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A patient is entitled to a medicine that has been approved for treating their illness

Hospital districts using cancer drug for eye disease

A patient has a right to be treated with a medical preparation that has been approved for treatment of their illness, and is entitled to refuse a medicine if this is not the case, points out Ombudsman Petri Jääskeläinen.
 
This is high-quality treatment in accordance with the Patient Act. All treatment given to a patient must be medically warranted.

Acting on a complaint, the Ombudsman adopted a position on so-called off-label use of pharmaceutical products; in other words, using medicines for
purposes other than that for which they have been approved.
 
The complaint had contained criticism of the use of the cancer drug Avastin to treat eye conditions such as age-related macular degeneration in public health care. 

An investigation carried out for the Ombudsman revealed that Avastin was being used in almost all hospital districts to treat age-related macular degeneration without the patient being appropriately informed of this.

Doctor's responsibility accentuated

A doctor can not prescribe a medicine for any purpose other than the one for which it has been approved without informing the patient of this. The
doctor must also give the patient an explanation of the treatment-related reasons for deciding to prescribe an off-label drug.

"When a doctor prescribes a medicine for a purpose other than that for which it has been officially approved, their responsibility and duty to inform
the patient are accentuated," the Ombudsman points out.

Nor does the law allow doctors to be placed under an obligation or systematically directed to prescribe a drug on an off-label basis.

Approval for treatment of cancer

Avastin has been approved in the EU for treating a variety of cancers intravenously. It has not been developed for intraocular use. Medicines for which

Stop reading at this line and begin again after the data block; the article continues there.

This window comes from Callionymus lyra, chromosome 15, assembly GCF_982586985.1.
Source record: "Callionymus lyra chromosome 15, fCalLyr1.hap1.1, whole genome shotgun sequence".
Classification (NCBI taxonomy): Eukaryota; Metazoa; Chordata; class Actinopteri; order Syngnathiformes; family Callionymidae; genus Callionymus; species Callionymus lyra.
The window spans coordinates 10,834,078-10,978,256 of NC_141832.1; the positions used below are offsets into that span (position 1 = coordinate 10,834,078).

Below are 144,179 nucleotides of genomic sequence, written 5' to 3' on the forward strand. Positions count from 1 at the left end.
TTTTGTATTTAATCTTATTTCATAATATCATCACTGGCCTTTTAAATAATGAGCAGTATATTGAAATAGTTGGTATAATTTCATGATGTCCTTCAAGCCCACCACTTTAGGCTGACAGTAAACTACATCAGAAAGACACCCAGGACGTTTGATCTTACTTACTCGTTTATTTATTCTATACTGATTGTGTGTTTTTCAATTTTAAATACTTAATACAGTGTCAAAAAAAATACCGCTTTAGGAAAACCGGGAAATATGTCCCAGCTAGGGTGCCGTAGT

approval has been granted are available for treating age-related macular degeneration, but they are a lot more expensive than Avastin.

According to the Finnish Medicines Agency (Fimea), the intraocular use of Avastin is reported to have had harmful effects, most commonly severe eye inflammations.

Age-related macular degeneration is the most common cause of poor eyesight and visual impairment in persons older than working age in western countries.

Practices differ from one hospital district to another

The reports received from the various hospital districts revealed that only in Etelä-Karjala was appropriate treatment practice observed: a product that
had been approved for this purpose was always used in the treatment of age-related macular degeneration unless there was a clinical reason, arising from the patient, for not doing so.

In three hospital districts, Kainuu, Kymenlaakso and Vaasa, only Avastin was used for all, including patients in whose cases there were risk factors
associated with this drug. Avastin was the drug mainly used in the remaining hospital districts.

Most often, patients were not told clearly that the drug had not been approved for intraocular use.

According to reports received by the Ombudsman, the intraocular use of Avastin is not medically justified in the light of current knowledge.

The Ombudsman sent copies of his decision to the Ministry of Social Affairs and Health and the National Supervisory Authority for Welfare and Health (
Valvira) for their information. He asked Valvira to inform him, by 31.5.2013, of what measures his decision had given rise to in each hospital district.

Additional info will be provided by Senior Legal Adviser Kaija Tanttinen-Laakkonen, tel. +358(0)9 432 3377.